“Quantitative methods have been central to the humanities since scholars began relying on full-text search to map archives. But the intellectual implications of search technology are rendered opaque by humanists’ habit of considering algorithms as arbitrary tools. To reflect more philosophically, and creatively, on the hermeneutic options available to us, humanists may need to converse with disciplines that understand algorithms as principled epistemological theories. We need computer science, in other words, not as a source of tools but as a theoretical interlocutor.”

Full text of this article can be found here.

SEARCH FORUM

CURRENT ISSUE OFFERS SPECIAL FEATURE ON THE SEARCH

According to the forum’s introduction:

“This forum began with a conversation among editorial board members about what Representations might have to say in response to recent discussions about the nature and future of digital work in the humanities and social sciences. We wanted to think both about recent developments in the use of databases, search tools, and digital means of presenting and disseminating research as well as about the larger social and historical contexts behind these new applications of technology. We also considered some of the claims made about these technologies as well as the structure of the debate that has begun to rise up around them. As different search engines and online resources (Google, the Internet Archive, Google Books, Project Gutenberg, EEBO [Early English Books Online], and so on) have become more and more prominent, assessments of their value often seem to take opposed forms, with advocates for the transformative power of big data lining up on one side and those who think technology is mostly a distraction on the other. Rather than taking either side, we invited several writers to consider the historical and cultural conditions that have made this impasse possible….”RosenbergFig.3.aCrop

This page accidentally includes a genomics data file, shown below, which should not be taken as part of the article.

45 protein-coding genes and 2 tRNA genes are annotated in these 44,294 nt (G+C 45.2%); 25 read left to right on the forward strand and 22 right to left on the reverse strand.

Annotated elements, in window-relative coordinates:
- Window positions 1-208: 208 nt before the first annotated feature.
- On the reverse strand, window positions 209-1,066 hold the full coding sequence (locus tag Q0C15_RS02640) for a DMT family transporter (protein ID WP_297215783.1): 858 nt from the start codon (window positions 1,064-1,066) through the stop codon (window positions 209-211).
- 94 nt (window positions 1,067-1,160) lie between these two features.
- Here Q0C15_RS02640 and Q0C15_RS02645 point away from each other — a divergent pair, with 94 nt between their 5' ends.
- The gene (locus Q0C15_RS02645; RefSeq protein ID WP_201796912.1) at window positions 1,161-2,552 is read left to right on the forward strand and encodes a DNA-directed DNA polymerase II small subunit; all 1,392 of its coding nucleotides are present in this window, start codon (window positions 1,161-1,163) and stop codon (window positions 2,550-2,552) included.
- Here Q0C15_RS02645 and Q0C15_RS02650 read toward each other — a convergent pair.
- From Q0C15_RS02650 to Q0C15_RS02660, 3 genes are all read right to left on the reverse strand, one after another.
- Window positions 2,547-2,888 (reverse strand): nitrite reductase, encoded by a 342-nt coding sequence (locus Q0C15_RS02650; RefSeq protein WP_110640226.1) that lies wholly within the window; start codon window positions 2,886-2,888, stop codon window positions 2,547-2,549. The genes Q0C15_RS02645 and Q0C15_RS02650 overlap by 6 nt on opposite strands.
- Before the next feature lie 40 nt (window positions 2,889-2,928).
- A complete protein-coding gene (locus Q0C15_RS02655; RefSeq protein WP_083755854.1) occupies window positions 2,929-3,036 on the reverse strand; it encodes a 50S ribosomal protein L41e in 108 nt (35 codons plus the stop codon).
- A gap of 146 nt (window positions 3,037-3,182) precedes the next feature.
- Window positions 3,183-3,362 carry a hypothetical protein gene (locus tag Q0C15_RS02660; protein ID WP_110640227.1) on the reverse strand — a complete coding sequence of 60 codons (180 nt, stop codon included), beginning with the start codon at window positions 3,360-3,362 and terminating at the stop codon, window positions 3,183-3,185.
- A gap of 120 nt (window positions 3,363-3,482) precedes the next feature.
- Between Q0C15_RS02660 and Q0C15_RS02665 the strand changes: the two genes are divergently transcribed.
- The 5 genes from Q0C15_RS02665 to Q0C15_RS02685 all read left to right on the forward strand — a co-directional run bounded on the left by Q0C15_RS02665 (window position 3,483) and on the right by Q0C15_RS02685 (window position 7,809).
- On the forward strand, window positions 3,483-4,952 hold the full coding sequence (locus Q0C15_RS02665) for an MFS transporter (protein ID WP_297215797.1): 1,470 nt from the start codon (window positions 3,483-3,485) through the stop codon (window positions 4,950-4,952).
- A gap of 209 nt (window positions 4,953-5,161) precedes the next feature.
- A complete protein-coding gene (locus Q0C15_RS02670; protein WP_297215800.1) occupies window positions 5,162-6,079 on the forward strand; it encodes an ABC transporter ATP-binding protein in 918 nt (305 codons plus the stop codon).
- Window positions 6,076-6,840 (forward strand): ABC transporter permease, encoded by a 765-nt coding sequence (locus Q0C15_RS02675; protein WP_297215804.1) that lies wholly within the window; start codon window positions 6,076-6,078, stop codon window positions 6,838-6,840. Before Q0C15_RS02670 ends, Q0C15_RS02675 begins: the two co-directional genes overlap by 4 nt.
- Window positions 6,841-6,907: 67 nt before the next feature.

“The forum’s contributors look at several different aspects of what stands as the center of these debates for both dedicated specialists and scholars with only the most general of relations to technology: the homely search. How, in the face of new and more powerful tools, has searching for data changed? Is there a culture or cultures of search that differ from or repeat the terms of earlier moments in scholarly culture? To what degree do specific economies of searching reproduce other economic realities or fantasies? What stands logistically, aesthetically, ethically behind the act of searching for data?…”

jstor_logo“We hope these short essays will contribute to ongoing debates in and around digital technology in the humanities and social sciences and show how understanding the politics, the economics, and the mechanics of searching can help us better understand hidden aspects of the work we have been doing all along.” –Kent Puckett

FREDERIC KAPLAN  Linguistic Capitalism and Algorithmic Mediation
TED UNDERWOOD  Theorizing Research Practices We Forgot to Theorize Twenty Years         Ago
LISA GITELMAN  Searching and Thinking About Searching JSTOR
DANIEL ROSENBERG  Stop, Words
LEAH PRICE  Response